Children go through regular developmental stages where they are pushing limits and challenging those around them. It is a natural response to brain development. The brain growth lets them view the world in new ways. The new perspectives lead them to ask knew questions and to wonder if that limit is really a limit, or if it can be bent. As with any living system there is variation, but these challenging periods are approximately 3-6 months out of every twelve. I try to keep this in mind when one child is driving me crazy while another is a delight. In a few months they’ll probably have swapped spots.
Last Fall I had three kids hit “challenging” all at once. It was something of a perfect storm and about all I could do was batten down the hatches and hope to navigate through. We all survived. Life has settled down quite a lot for both Kiki and Link. Gleek is still struggling. In fact the level of challenge seems to be increasing rather than tapering off. Which has me laying in bed at night and worrying that maybe the last four months have actually been the calm ones. I hope not. I really hope not. Because I don’t want to have to deal with harder. I don’t want Gleek to have to deal with harder, she already feels lost, caught, and lonely.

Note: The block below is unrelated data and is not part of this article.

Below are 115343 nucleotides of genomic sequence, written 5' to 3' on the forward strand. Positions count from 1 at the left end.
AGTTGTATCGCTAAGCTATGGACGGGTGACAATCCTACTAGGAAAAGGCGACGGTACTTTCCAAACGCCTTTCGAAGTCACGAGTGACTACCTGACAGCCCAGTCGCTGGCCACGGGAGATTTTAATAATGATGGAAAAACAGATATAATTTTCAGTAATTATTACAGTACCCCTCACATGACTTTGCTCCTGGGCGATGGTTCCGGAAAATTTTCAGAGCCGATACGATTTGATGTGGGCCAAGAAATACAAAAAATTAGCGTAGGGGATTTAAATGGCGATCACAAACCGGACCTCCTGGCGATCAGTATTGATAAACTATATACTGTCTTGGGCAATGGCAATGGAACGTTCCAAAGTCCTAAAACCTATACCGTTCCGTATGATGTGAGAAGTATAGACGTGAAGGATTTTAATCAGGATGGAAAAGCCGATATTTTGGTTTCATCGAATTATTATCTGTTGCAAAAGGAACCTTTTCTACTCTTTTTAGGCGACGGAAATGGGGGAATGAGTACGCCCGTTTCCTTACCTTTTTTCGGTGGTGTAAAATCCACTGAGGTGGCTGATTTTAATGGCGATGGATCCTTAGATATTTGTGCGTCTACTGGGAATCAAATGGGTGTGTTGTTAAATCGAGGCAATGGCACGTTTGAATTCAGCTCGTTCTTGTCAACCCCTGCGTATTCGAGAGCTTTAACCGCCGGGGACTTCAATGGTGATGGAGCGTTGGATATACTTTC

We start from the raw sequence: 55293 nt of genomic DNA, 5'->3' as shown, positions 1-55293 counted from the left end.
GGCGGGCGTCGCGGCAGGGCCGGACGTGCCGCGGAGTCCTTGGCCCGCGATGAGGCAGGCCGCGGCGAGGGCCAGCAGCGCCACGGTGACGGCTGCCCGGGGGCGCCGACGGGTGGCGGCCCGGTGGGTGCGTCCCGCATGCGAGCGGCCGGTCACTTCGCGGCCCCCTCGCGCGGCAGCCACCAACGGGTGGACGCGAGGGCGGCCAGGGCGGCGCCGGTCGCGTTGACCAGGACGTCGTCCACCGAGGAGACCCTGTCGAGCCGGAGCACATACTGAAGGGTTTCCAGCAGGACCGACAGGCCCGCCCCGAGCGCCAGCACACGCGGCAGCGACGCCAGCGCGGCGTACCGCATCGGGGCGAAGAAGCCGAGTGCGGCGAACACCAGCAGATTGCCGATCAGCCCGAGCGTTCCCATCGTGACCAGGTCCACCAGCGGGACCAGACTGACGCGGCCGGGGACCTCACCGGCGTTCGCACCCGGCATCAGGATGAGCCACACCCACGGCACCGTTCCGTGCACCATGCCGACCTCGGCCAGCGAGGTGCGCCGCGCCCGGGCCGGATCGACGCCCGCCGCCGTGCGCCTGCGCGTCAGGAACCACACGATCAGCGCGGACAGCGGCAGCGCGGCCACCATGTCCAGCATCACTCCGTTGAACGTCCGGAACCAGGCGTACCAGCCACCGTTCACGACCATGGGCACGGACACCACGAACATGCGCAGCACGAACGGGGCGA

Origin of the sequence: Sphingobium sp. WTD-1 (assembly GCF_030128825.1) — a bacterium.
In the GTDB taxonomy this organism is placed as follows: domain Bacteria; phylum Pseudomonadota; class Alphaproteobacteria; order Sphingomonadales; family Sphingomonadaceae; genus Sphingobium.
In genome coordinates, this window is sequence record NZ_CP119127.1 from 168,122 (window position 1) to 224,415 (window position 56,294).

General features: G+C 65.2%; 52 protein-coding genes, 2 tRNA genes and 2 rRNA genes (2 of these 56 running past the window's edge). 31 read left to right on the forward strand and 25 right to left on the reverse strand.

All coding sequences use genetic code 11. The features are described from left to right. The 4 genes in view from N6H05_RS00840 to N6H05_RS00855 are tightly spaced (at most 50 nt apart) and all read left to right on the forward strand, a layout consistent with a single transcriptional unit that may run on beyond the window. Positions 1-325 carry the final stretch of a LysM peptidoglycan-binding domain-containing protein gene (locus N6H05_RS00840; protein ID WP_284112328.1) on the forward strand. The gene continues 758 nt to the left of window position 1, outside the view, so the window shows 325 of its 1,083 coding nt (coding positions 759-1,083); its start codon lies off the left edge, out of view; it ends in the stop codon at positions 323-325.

Two months ago I decided to have Gleek write in her journal before bed. The idea was to give her a tool to sort through her tangled emotions. It was a great idea and it worked for about 3 days. After that she started writing Mad Libs in her journal and then she lost interest completely. I shrugged and let it go. I knew we could always pick it up again if necessary. I think I’m standing in the middle of necessary. Gleek needs something. I know she needs something. But I also know that whatever it is that she needs, I can’t be the one to build it for her. She needs to find her own strength that she can carry with her rather than having to flee to me as her only support.
This independence from me is something that I am working on with all of my kids. My natural reaction to problems, particularly those of loved ones, is to stretch myself to fix it. This sometimes solves the problems, but it leaves me plugging the leak with with my finger. Eventually I run out of fingers and there are still leaks to be plugged. Since last fall I’ve been focusing on helping my kids build structures for their lives where I am a useful support, but where they do their own maintenance. I’m attempting to teach them how to man their own leaks. They don’t like it much. It was much more convenient to them for me to plug the leaks. But until they stand there themselves long enough to get thoroughly tired of plugging leaks, they don’t understand why everyone is much happier if leaks are prevented rather than plugged. Long term this is better, short term it is exhausting.